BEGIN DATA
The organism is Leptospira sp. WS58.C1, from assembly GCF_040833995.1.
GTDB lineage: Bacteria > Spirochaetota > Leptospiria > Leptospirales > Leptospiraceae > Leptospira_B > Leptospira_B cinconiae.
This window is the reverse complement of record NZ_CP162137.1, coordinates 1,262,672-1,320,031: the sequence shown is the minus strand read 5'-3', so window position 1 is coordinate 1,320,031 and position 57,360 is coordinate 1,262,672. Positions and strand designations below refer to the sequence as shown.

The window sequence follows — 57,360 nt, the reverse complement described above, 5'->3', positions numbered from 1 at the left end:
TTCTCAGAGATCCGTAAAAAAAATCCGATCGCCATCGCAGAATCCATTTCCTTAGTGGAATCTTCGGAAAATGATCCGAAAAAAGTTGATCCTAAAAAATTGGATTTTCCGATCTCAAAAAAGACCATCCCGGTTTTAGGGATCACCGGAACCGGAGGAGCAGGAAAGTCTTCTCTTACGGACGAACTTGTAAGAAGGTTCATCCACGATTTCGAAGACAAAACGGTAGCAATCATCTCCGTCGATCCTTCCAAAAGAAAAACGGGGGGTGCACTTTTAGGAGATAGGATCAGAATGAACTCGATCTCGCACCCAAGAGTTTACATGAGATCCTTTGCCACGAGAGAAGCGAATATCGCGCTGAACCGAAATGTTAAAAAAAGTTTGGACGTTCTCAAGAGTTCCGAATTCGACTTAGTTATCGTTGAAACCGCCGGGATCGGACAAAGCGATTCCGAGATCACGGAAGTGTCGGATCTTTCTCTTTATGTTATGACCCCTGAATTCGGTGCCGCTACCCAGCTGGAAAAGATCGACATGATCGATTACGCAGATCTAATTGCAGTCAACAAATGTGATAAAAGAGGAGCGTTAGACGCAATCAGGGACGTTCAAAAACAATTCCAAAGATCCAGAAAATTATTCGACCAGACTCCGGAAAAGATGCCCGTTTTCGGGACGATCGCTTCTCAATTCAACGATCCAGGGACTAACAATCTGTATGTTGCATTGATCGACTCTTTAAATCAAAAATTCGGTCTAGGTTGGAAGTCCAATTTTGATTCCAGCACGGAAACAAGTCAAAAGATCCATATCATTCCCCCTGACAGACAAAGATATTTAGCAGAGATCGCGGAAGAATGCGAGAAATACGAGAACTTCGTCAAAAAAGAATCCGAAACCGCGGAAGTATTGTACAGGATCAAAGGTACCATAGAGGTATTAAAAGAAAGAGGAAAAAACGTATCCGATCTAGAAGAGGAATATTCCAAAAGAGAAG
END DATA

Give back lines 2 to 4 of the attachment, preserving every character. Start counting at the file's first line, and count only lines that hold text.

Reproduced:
GTDB lineage: Bacteria > Spirochaetota > Leptospiria > Leptospirales > Leptospiraceae > Leptospira_B > Leptospira_B cinconiae.
This window is the reverse complement of record NZ_CP162137.1, coordinates 1,262,672-1,320,031: the sequence shown is the minus strand read 5'-3', so window position 1 is coordinate 1,320,031 and position 57,360 is coordinate 1,262,672. Positions and strand designations below refer to the sequence as shown.

The window sequence follows — 57,360 nt, the reverse complement described above, 5'->3', positions numbered from 1 at the left end: